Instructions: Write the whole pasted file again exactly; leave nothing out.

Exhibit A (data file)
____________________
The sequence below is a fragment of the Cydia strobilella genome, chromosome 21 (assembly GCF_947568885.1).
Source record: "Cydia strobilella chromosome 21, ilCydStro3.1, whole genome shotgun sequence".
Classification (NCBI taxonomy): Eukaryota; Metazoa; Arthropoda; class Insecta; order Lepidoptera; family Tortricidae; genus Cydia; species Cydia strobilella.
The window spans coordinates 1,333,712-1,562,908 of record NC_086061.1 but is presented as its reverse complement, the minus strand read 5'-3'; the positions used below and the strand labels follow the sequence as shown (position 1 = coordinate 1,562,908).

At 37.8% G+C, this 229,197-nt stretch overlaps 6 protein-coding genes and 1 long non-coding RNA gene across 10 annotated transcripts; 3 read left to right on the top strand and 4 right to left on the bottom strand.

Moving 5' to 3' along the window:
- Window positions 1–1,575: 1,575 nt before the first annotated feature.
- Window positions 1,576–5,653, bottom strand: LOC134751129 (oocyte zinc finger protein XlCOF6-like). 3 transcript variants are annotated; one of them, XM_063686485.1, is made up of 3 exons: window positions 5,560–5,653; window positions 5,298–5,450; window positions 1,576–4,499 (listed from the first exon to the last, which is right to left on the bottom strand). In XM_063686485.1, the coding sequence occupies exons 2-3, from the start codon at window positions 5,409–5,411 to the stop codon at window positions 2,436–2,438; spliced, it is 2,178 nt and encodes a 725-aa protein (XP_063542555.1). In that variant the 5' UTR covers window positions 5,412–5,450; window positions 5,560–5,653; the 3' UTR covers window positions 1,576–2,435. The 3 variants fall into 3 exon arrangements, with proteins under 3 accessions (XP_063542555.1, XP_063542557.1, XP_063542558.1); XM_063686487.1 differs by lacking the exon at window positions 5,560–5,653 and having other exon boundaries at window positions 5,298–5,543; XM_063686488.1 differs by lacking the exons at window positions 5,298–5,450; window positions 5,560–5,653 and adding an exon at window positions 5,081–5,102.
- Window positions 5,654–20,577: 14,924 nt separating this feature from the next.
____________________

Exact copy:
The sequence below is a fragment of the Cydia strobilella genome, chromosome 21 (assembly GCF_947568885.1).
Source record: "Cydia strobilella chromosome 21, ilCydStro3.1, whole genome shotgun sequence".
Classification (NCBI taxonomy): Eukaryota; Metazoa; Arthropoda; class Insecta; order Lepidoptera; family Tortricidae; genus Cydia; species Cydia strobilella.
The window spans coordinates 1,333,712-1,562,908 of record NC_086061.1 but is presented as its reverse complement, the minus strand read 5'-3'; the positions used below and the strand labels follow the sequence as shown (position 1 = coordinate 1,562,908).

At 37.8% G+C, this 229,197-nt stretch overlaps 6 protein-coding genes and 1 long non-coding RNA gene across 10 annotated transcripts; 3 read left to right on the top strand and 4 right to left on the bottom strand.

Moving 5' to 3' along the window:
- Window positions 1–1,575: 1,575 nt before the first annotated feature.
- Window positions 1,576–5,653, bottom strand: LOC134751129 (oocyte zinc finger protein XlCOF6-like). 3 transcript variants are annotated; one of them, XM_063686485.1, is made up of 3 exons: window positions 5,560–5,653; window positions 5,298–5,450; window positions 1,576–4,499 (listed from the first exon to the last, which is right to left on the bottom strand). In XM_063686485.1, the coding sequence occupies exons 2-3, from the start codon at window positions 5,409–5,411 to the stop codon at window positions 2,436–2,438; spliced, it is 2,178 nt and encodes a 725-aa protein (XP_063542555.1). In that variant the 5' UTR covers window positions 5,412–5,450; window positions 5,560–5,653; the 3' UTR covers window positions 1,576–2,435. The 3 variants fall into 3 exon arrangements, with proteins under 3 accessions (XP_063542555.1, XP_063542557.1, XP_063542558.1); XM_063686487.1 differs by lacking the exon at window positions 5,560–5,653 and having other exon boundaries at window positions 5,298–5,543; XM_063686488.1 differs by lacking the exons at window positions 5,298–5,450; window positions 5,560–5,653 and adding an exon at window positions 5,081–5,102.
- Window positions 5,654–20,577: 14,924 nt separating this feature from the next.